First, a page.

News and Announcements
A new report by Bob Loeffler and Jennifer Schmidt of ISER looks at jobs and income residents of small Bristol Bay communities received during exploration at the proposed Pebble mine site from 2009 through 2012. That proposed mine is enormously controversial, because of its proximity to the world-class Bristol Bay salmon fisheries, and there has been no exploration since 2013. The authors emphasize they are neither endorsing nor opposing the proposed mine. Rather, they assessed the economic effects of Pebble exploration on local communities as a case study in how small, remote communities can capture more of the benefits of rural resource development.
They found that about 43% of the workers at the Pebble exploration site from 2009 through 2012 were residents of 18 small Bristol Bay communities. That totaled about 300 Bristol Bay residents over the four-year period. Residents of the seven communities closest to the exploration site got the most jobs and income, averaging 100 jobs a year and bringing nearly $1.5 million into their communities annually. Almost all the jobs were seasonal, and pay averaged $19 an hour.
Download the summary (PDF, 454KB) or the full report (PDF, 2MB). If you have questions, get in touch with Bob Loeffler at email@example.com or call 907-250-4621. You can also contact Jennifer Schmidt at firstname.lastname@example.org or call 907-786-5497.
Kevin Berry joined ISER in January as an assistant professor of economics, with a joint appointment in UAA’s economics department. He received his Ph.D. in economics from the University of Wyoming in 2015, and after that he was a post-doctoral associate at Yale University, studying adaptive human behavior and infectious disease.
His research interests include natural capital, human adaptive response to risk, human and natural systems and bio-economic modeling. He is interested in how people respond to environmental risk, including how they adapt to and mitigate risk. At ISER he hopes to work on large environmental problems involving fisheries, invasive species, and public health. In the fall he will begin teaching in the economics department. His office is at ISER, 1901 Bragaw Street, and his phone number is 907-786-1753.
Permanent Fund dividends—payments the state makes to virtually all residents annually—lifted about 25,000 Alaskans out of poverty in 2015, reducing poverty in Alaska by about a third. Since 1990, PFDs have reduced poverty rates in Alaska by an estimated 2.5 to 4 percentage points annually. They have been particularly important for children, Alaska Natives, and rural residents, who are much more likely to be poor than Alaskans on average.
Those are estimates that Matthew Berman, a professor of economics at ISER, and Random Reamey, an ISER research professional, developed for their analysis of how PFDs have reduced poverty in Alaska over the past 25 years. They made their own estimates, because they discovered that the U.S. census data federal agencies use to calculate poverty rates for Alaska don't include all PFD income. So they adjusted census data to include all PFD income, and then estimated poverty rates with and without PFDs.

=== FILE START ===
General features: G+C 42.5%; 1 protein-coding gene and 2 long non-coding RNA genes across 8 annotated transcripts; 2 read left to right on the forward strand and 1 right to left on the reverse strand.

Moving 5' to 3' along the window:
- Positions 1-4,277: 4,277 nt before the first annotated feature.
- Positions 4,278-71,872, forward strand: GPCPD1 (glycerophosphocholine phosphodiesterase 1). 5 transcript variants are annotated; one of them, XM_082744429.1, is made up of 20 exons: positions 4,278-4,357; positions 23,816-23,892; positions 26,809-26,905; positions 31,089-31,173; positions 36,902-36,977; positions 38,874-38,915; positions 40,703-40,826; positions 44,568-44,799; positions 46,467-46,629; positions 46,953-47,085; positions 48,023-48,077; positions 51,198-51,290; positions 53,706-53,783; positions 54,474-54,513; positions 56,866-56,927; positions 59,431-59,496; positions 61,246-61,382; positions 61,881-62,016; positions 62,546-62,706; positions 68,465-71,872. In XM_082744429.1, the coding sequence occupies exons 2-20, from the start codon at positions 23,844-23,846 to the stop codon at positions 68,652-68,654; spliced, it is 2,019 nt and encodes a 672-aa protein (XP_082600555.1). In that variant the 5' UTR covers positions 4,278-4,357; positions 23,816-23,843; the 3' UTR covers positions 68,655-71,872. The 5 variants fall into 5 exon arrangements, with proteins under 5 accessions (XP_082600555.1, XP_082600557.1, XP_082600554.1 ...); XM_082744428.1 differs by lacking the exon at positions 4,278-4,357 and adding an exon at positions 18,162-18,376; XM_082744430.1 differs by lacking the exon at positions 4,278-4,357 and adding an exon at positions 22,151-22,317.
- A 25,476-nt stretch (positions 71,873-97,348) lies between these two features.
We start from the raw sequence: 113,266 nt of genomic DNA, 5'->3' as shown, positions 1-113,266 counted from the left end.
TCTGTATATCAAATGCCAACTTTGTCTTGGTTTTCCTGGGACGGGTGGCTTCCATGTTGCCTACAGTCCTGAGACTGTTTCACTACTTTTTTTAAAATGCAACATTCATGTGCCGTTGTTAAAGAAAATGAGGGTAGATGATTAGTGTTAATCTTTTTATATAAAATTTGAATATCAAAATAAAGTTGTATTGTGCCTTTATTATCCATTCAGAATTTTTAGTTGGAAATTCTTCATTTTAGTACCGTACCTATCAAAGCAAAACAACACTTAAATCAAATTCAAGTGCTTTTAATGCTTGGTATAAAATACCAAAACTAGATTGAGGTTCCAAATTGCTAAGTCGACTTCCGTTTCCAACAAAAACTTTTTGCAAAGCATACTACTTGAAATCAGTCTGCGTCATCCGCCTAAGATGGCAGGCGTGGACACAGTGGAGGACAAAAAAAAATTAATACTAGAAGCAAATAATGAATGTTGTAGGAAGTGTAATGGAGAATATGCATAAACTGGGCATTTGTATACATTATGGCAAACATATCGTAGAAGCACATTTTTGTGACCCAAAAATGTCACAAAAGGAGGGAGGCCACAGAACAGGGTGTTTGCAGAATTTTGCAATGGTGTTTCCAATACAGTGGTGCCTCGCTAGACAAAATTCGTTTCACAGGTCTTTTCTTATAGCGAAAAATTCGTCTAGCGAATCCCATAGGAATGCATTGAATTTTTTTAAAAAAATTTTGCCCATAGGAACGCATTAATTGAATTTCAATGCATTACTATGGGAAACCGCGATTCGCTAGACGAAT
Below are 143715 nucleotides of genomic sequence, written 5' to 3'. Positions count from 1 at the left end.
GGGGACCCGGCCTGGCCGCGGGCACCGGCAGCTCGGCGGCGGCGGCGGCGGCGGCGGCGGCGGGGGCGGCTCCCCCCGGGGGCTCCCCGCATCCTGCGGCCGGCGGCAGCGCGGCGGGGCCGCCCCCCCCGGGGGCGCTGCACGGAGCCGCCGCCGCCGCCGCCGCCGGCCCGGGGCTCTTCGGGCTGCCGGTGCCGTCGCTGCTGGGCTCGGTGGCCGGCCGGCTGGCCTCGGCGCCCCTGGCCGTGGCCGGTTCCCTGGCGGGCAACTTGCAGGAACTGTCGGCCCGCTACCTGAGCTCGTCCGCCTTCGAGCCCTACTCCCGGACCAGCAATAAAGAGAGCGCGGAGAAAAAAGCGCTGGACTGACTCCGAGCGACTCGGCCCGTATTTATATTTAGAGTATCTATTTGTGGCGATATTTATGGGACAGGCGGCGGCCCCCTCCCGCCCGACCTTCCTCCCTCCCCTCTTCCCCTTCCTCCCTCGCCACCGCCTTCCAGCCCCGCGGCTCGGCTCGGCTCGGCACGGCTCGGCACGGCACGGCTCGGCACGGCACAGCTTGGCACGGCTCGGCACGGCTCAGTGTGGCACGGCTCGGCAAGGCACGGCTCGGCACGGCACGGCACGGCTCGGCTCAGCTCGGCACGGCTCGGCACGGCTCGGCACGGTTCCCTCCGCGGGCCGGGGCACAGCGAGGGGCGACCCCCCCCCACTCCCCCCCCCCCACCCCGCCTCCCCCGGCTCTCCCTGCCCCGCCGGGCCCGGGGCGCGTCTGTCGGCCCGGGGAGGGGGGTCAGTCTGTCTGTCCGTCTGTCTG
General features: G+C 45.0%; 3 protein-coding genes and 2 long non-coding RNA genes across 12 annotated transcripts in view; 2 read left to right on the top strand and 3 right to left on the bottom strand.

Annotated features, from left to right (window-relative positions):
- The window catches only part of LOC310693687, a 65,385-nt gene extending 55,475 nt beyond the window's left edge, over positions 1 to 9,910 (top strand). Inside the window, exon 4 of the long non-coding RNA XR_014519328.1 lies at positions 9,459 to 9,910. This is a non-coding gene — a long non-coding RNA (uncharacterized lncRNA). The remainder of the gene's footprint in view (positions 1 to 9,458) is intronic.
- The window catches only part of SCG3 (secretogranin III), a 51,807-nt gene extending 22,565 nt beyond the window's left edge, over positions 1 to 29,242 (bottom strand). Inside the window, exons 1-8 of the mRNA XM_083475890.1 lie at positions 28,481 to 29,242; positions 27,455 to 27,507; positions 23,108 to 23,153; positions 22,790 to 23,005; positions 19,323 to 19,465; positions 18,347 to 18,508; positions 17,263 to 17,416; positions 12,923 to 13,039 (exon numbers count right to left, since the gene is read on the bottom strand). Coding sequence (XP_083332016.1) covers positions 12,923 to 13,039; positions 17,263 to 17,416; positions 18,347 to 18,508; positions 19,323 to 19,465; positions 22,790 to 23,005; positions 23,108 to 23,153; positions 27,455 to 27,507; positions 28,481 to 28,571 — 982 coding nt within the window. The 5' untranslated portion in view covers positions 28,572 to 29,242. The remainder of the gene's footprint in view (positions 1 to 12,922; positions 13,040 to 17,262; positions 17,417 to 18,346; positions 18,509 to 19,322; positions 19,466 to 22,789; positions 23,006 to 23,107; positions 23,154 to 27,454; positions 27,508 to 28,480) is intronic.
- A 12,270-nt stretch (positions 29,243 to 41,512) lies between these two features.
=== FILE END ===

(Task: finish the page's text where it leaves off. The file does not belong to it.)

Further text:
Lunchtime Talk: Strong Opinions, Weak Understanding: How Does Knowledge Shape Educators’ Attitudes about Teacher Tenure?
The Alaska Department of Administration contracted with the Center for Alaska Education Policy Research (CAEPR) at ISER to study teacher salary and tenure issues in Alaska. As part of that broad study, CAEPR and ISER researchers explored attitudes and opinions about teacher tenure in Alaska. Please join us to hear what these researchers learned about how much teachers and principals understand (or misunderstand) about tenure policy in Alaska.
When: Tuesday, December 6, 2016, 12 to 1
Lunchtime Talk: Tradable Emissions Permits to Reduce Pollution: How Might Methods of Allocating Permits Affect Investment Decisions?
Many countries are now using emissions-trading schemes as a policy to reduce pollution cost-effectively. But what incentives do tradable-permit markets offer companies to make investments in advanced pollution-abatement technology? Timothy Cason, the Rasmuson Chair of Economics at UAA this semester, and a colleague from the UK recently investigated that question through experimental economics.
The researchers used a laboratory experiment to assess how two methods of allocating tradable permits—auctioning permits or grandfathering them—might affect businesses’ decisions about investing in new technology to reduce pollution. Please join us at ISER to learn what they found.
When: Thursday, December, 1, 12 to 1
Where: ISER conference room,
Third Floor, 1901 Bragaw Street, Suite 301
Those who can’t attend in person can stream the talk live at: http://stream.iseralaska.org
The Anchorage School District and Providence Alaska Medical Center have made wearable activity trackers available for Anchorage school students who choose to use them. Mouhcine Guettabi, an assistant professor of economics at ISER, is assessing how wearing these devices affects physical activity among school kids. In a recent experiment, he gave students in grades three through six different levels of access to feedback from the activity trackers. Some students could go online any time to get information, but others could get feedback only once every two weeks. Join us at ISER to hear Dr. Guettabi discuss whether having more access to feedback made kids more active.